Food is one of life’s greatest pleasures, and if you’re like most people, sweet foods are what really make your taste buds sing. But if you’ve been diagnosed with prediabetes or diabetes (or just want to keep your blood sugar steady), it can be a struggle to find sweets that won’t send your blood glucose for a wild ride.
Many people with blood sugar issues turn to alternative sweeteners to keep their blood sugar on a steadier course. These products aim to sweeten everything from your morning coffee to your after-dinner cake without the blood sugar spike-and-drop of traditional sweeteners.
Wondering how “healthier” sweeteners really stack up? We’ve rounded up a list of the very best ones for your blood sugar. Here they are, in best to not-so-best order. Then, for more healthy eating tips, here are the 22 Meals to Melt Belly Fat in 2022.
What’s got zero calories, zero carbs, and a glycemic index (GI) of zero? Stevia! Because of its low GI, stevia doesn’t raise blood sugar at all. In fact, one small study found that it could actually lower insulin and blood glucose levels. Not many sweeteners have that claim to fame.
If you’re not familiar with the glycemic index, this ranking system gives foods a score that indicates how much they raise blood sugar. Zero is as good as it gets!
Splenda (aka sucralose) was introduced to the US market in 1998, and since then it has become a go-to sweetener for home and commercially-made pastries, beverages, ice creams, and more. Splenda performs the near-magical feat of flavoring foods with 600 times the sweetness of sugar—and none of the calories.
Not only does sucralose have zero calories, but it also doesn’t appear to affect blood glucose management. In the two-plus decades since its introduction, numerous studies have confirmed that Splenda doesn’t raise blood sugar at all. So if you’re used to its flavor (and enjoy its relatively low price point), you can feel free to keep using it with confidence.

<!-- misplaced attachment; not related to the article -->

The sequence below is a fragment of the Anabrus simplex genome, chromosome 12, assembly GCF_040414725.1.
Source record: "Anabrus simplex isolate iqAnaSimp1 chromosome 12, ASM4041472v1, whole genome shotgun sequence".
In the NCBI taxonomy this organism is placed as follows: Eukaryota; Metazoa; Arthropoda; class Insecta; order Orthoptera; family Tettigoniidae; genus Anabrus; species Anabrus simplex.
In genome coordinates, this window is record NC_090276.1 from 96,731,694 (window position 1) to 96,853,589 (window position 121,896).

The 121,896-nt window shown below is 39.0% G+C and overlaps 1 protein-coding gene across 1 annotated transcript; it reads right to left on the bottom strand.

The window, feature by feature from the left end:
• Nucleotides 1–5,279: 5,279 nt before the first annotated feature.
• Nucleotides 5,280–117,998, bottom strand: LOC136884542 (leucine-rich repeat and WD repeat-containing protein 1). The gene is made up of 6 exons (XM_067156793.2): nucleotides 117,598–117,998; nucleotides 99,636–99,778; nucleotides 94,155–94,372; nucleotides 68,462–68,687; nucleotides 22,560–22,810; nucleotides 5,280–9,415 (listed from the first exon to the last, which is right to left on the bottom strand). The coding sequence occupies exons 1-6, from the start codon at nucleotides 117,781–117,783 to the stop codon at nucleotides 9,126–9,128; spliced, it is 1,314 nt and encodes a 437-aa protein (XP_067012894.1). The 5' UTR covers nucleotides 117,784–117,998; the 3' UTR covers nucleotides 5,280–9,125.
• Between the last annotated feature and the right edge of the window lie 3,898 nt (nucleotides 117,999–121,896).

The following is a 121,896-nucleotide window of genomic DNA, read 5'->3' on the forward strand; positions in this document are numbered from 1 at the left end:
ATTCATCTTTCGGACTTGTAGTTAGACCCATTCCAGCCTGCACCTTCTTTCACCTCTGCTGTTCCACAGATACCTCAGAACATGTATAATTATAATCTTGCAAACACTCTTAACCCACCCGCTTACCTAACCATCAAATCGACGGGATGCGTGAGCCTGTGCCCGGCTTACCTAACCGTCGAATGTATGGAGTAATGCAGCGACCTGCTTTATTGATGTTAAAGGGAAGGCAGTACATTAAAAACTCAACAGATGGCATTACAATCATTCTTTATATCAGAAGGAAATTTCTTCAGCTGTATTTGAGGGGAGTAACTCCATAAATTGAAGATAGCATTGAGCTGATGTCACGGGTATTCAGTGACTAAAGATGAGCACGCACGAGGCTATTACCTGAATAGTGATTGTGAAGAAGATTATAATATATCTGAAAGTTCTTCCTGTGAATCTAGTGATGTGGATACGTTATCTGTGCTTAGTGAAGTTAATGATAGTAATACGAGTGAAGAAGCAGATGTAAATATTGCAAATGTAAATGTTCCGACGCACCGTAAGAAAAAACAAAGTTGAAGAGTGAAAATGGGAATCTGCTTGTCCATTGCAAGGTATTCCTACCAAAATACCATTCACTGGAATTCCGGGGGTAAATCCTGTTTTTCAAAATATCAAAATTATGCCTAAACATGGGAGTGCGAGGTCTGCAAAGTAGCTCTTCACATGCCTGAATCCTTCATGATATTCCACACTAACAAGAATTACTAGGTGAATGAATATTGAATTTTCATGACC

Plus, contrary to popular belief, there isn’t conclusive evidence to show that Splenda causes cancer, and is not listed as a known carcinogen by the National Toxicology Program.
Erythritol is a sugar alcohol made by fermenting foods that naturally contain sugar, such as corn or wheat. Unlike other sweeteners that are exponentially sweeter than table sugar, this one is actually less sweet than the white stuff. Most estimates place its sweetness at around 70% of sugar’s.
Erythritol may be hard to pronounce (for the record, it’s “yer-rith-ruh-tol”), but it’s easy on your blood sugar. Like several other options on our list, erythritol has zero calories and its glycemic index is zero. And although it gets absorbed in the small intestine, it’s not metabolized—meaning it exits your body intact in your urine. Some people have reported digestive distress after consuming high amounts of erythritol, but most people tolerate it well.
As popular sweeteners go, allulose is the new kid on the block. This one is considered a rare sugar because it’s only found in small quantities in foods like brown sugar, maple syrup, and some dried fruits. Increasingly, food manufacturers are extracting it from these foods for use as a stand-alone sweetener.